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Updated at 12:57 p.m., Thursday, June 28, 2007

UH professor recognized for chronic-fatigue study

Advertiser Staff

 

The National CFIDS Foundation awarded UH pathology professor Yoshitsugi Hokama with the 2007 Outstanding Researcher Award for his research connecting ciguatera poisoning food poisoning tied to eating contaminated fish to Chronic Fatigue and Immune Dysfunction Syndrome.

UH School of Medicine

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Pathology professor Yoshitsugi Hokama, at the University of Hawai'i's John A. Burns School of Medicine, has received a national award for his research connecting ciguatera poisoning — food poisoning tied to eating contaminated fish — to Chronic Fatigue and Immune Dysfunction Syndrome (CFIDS), according to a press release.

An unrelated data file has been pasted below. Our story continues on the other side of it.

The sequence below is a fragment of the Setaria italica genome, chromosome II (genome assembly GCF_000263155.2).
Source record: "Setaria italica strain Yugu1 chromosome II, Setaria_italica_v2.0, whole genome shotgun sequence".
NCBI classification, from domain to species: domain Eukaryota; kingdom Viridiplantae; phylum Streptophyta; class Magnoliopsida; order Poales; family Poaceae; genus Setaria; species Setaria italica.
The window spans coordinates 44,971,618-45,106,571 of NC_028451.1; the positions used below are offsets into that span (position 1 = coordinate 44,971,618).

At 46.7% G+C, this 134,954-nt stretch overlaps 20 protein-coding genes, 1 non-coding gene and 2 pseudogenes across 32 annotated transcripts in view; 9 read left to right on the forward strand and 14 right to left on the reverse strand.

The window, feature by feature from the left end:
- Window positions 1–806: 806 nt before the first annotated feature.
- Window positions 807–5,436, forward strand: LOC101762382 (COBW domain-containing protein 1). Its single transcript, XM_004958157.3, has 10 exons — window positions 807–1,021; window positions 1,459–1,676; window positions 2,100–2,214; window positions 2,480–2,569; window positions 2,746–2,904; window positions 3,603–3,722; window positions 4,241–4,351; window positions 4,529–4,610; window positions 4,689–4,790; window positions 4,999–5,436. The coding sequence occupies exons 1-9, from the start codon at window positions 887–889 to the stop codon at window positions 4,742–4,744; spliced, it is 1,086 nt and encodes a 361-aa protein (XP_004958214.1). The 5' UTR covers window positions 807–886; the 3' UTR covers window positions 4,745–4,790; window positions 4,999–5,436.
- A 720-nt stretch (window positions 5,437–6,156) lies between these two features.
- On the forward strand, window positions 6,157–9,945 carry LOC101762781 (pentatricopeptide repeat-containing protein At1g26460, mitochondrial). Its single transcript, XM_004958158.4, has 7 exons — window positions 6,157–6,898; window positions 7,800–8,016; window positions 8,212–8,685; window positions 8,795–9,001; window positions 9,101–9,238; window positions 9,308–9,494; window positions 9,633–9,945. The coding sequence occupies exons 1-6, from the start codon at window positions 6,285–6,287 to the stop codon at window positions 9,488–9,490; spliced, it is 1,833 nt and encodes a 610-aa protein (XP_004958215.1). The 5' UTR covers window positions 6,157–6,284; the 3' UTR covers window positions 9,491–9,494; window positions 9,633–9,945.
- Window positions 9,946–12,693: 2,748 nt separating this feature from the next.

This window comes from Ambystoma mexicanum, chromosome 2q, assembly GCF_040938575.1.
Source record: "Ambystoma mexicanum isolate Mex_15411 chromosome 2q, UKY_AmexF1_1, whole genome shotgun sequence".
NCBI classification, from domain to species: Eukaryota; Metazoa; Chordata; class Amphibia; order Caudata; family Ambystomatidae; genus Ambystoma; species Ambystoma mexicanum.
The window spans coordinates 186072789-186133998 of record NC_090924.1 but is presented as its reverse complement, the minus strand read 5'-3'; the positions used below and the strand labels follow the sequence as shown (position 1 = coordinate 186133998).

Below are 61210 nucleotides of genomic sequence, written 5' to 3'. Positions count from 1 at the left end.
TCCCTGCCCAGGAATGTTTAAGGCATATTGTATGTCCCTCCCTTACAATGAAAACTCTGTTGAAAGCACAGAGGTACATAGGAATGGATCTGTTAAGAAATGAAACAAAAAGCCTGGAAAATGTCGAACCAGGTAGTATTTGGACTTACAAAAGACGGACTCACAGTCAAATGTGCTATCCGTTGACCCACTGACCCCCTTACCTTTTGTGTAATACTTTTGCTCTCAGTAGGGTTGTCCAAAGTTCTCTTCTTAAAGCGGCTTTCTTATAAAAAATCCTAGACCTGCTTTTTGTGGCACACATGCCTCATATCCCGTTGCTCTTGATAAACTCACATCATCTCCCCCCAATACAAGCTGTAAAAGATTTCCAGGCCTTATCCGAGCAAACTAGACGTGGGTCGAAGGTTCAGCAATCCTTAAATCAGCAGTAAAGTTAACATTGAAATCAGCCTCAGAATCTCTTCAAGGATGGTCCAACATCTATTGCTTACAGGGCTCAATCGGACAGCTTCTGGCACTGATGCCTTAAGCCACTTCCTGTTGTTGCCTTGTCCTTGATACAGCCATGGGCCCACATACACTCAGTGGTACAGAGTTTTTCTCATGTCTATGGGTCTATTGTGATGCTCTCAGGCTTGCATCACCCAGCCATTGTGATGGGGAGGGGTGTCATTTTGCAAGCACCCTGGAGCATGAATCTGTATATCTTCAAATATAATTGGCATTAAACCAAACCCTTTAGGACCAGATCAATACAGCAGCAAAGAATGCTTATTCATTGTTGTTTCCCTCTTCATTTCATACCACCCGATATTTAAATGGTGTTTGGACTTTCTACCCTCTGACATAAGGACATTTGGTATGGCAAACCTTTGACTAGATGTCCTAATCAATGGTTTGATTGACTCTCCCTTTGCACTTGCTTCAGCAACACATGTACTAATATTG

The National CFIDS Foundation awarded him with the 2007 Outstanding Researcher Award. His research was the first to find ciguatoxin, a potent neurotoxin, in the blood of Chronic Fatigue Syndrome patients.

Since announcing his discovery at a 2002 medical conference in Japan, Hokama secured an international blood permit so that millions of patients with the disease could get tested by the medical school.

Ciguatoxins are recognized as some of the most potent biological toxins.

The National CFIDS Foundation, Inc. was founded about 10 years ago with the primary goal of funding medical research to find a cause, expedite treatments and eventually a cure for the disease.